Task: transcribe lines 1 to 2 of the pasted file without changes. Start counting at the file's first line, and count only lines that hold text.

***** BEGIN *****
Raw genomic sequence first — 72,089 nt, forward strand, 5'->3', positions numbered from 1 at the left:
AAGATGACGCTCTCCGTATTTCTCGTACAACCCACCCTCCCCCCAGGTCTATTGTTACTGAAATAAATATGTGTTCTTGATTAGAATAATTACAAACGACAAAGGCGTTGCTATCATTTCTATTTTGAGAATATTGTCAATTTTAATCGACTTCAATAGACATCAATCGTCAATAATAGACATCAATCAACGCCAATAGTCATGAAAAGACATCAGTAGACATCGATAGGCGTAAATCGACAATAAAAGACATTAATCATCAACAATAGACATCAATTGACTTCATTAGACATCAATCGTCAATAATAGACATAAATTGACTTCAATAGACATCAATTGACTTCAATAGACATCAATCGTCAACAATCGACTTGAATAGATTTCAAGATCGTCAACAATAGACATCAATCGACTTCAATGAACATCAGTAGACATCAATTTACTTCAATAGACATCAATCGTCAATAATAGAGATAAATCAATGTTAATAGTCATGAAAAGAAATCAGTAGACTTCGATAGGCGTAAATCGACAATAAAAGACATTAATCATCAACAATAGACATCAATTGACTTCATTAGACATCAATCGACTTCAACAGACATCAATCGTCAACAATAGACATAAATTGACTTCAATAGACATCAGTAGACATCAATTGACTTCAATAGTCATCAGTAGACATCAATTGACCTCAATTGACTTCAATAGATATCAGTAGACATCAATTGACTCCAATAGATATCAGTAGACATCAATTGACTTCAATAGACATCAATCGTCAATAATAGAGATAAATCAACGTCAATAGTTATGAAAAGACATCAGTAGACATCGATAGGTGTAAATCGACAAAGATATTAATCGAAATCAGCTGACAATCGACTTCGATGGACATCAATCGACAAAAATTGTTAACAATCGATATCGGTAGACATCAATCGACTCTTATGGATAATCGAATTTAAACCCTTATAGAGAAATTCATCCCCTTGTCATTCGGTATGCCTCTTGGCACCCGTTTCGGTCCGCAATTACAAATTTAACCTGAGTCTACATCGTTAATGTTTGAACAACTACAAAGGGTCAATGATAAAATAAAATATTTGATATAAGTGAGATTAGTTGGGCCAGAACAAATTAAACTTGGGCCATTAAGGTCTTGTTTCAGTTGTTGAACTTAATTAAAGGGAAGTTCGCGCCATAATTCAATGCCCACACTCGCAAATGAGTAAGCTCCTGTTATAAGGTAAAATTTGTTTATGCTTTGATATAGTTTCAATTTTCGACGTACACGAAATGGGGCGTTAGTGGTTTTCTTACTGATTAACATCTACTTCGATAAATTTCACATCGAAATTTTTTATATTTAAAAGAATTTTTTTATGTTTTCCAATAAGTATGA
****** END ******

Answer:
Raw genomic sequence first — 72,089 nt, forward strand, 5'->3', positions numbered from 1 at the left:
AAGATGACGCTCTCCGTATTTCTCGTACAACCCACCCTCCCCCCAGGTCTATTGTTACTGAAATAAATATGTGTTCTTGATTAGAATAATTACAAACGACAAAGGCGTTGCTATCATTTCTATTTTGAGAATATTGTCAATTTTAATCGACTTCAATAGACATCAATCGTCAATAATAGACATCAATCAACGCCAATAGTCATGAAAAGACATCAGTAGACATCGATAGGCGTAAATCGACAATAAAAGACATTAATCATCAACAATAGACATCAATTGACTTCATTAGACATCAATCGTCAATAATAGACATAAATTGACTTCAATAGACATCAATTGACTTCAATAGACATCAATCGTCAACAATCGACTTGAATAGATTTCAAGATCGTCAACAATAGACATCAATCGACTTCAATGAACATCAGTAGACATCAATTTACTTCAATAGACATCAATCGTCAATAATAGAGATAAATCAATGTTAATAGTCATGAAAAGAAATCAGTAGACTTCGATAGGCGTAAATCGACAATAAAAGACATTAATCATCAACAATAGACATCAATTGACTTCATTAGACATCAATCGACTTCAACAGACATCAATCGTCAACAATAGACATAAATTGACTTCAATAGACATCAGTAGACATCAATTGACTTCAATAGTCATCAGTAGACATCAATTGACCTCAATTGACTTCAATAGATATCAGTAGACATCAATTGACTCCAATAGATATCAGTAGACATCAATTGACTTCAATAGACATCAATCGTCAATAATAGAGATAAATCAACGTCAATAGTTATGAAAAGACATCAGTAGACATCGATAGGTGTAAATCGACAAAGATATTAATCGAAATCAGCTGACAATCGACTTCGATGGACATCAATCGACAAAAATTGTTAACAATCGATATCGGTAGACATCAATCGACTCTTATGGATAATCGAATTTAAACCCTTATAGAGAAATTCATCCCCTTGTCATTCGGTATGCCTCTTGGCACCCGTTTCGGTCCGCAATTACAAATTTAACCTGAGTCTACATCGTTAATGTTTGAACAACTACAAAGGGTCAATGATAAAATAAAATATTTGATATAAGTGAGATTAGTTGGGCCAGAACAAATTAAACTTGGGCCATTAAGGTCTTGTTTCAGTTGTTGAACTTAATTAAAGGGAAGTTCGCGCCATAATTCAATGCCCACACTCGCAAATGAGTAAGCTCCTGTTATAAGGTAAAATTTGTTTATGCTTTGATATAGTTTCAATTTTCGACGTACACGAAATGGGGCGTTAGTGGTTTTCTTACTGATTAACATCTACTTCGATAAATTTCACATCGAAATTTTTTATATTTAAAAGAATTTTTTTATGTTTTCCAATAAGTATGA